No gene left behind

Sophic and Biomax receive funds to complete NCI's Cancer Gene Index Project

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EAST FALMOUTH, Mass.—After five years of text mining and manual annotation, Sophic Systems Alliance Inc. has launched the final phase that will complete the National Cancer Institute's (NCI) Cancer Gene Index Project, a highly curated, standardized and computable cancer knowledge base.

Sophic, which teamed up with Biomax Informatics AG in Munich, Germany, to work on the pilot phase of the project in 2004, has received $1.3 million from the NCI to complete the project by May 2009. The NCI has funded the project in whole, or in part, with federal funds. When complete, the cancer community will have access to 6,610 cancer-related genes found in Medline abstracts, with manually annotated gene-disease and gene-compound relationships.

"This knowledge base is the foundation for reliable, accurate cancer research for all types of cancer diseases, clinical trials, biomarkers and much more," says Sophic CEO Pat Blake, project manager for the index. "The NCI has been great to work with, and this has been a real team effort to complete the collaboration. Sophic and Biomax appreciate the opportunity to provide the cancer community with this asset."

The NCI tapped East Falmouth, Mass.-based Sophic to mine 8.8 million Medline abstracts to identify suspect cancer genes, manually verify true cancer genes and manually annotate role codes and evidence codes for 1,000 cancer genes selected by NCI. In order to manage the volume of material to review and organize the complexity of the information for the scientists, Sophic and Biomax CEO Dr. Klaus Heumann developed a "factory assembly line" methodology that allowed the automated text mining results to be fed to the scientific team, which curated and annotated the information in an efficient, quality-controlled workflow process.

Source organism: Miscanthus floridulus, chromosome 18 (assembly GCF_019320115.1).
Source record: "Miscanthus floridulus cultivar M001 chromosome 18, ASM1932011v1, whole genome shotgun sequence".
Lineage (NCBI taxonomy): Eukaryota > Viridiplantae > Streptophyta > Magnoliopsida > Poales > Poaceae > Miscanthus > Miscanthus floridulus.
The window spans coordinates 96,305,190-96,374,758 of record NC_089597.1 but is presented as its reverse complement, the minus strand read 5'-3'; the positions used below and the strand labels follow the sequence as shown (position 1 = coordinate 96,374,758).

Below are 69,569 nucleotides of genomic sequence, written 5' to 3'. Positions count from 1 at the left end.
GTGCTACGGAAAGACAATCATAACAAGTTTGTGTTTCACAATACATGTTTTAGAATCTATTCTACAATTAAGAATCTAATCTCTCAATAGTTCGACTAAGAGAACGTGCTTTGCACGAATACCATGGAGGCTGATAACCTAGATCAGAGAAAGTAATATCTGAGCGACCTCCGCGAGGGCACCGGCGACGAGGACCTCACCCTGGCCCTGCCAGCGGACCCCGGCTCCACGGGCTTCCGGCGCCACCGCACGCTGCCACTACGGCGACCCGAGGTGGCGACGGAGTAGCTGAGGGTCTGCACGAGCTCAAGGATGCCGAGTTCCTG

NCI's Thesaurus was leveraged by Biomax's BioLT Linguistic Tool to create extended dictionaries used to mine the literature. Scientist curators have manually verified all true cancer genes and have used controlled vocabularies to annotate and assign role codes and evidence codes to each gene.

One thousand of the true cancer genes selected by NCI were manually annotated and delivered to NCI in October 2004. From 2005 to 2007, three additional phases of the project were performed, each building on results and lessons learned in previous phases. To date, the scientists have annotated 4,658 cancer genes, which are already publicly available.

"The hallmark of our instructions from the NCI since the beginning has been, 'not to miss anything,'" Blake says. "The feedback we have been getting is that this type of high-quality curation is going to become a very strong foundation for all steps of every part of cancer research."

An index this robust is so valuable, Sophic is in discussions with major hospitals to develop similar libraries for complex diseases, Blake says.

"If you can do something this meaningful for something as complex and terrible as cancer, why not extend that capability to thrombosis or other complex diseases related to cancer?" he says. "This process is going to have the most value for diseases that have huge complexities from a cellular and molecular point of view. Our strategy is to work with doctors and researchers to identify where the tools and annotation factory assembly line methodology developed by Klaus and his team can most effectively be used for research associated with complex disease." DDN

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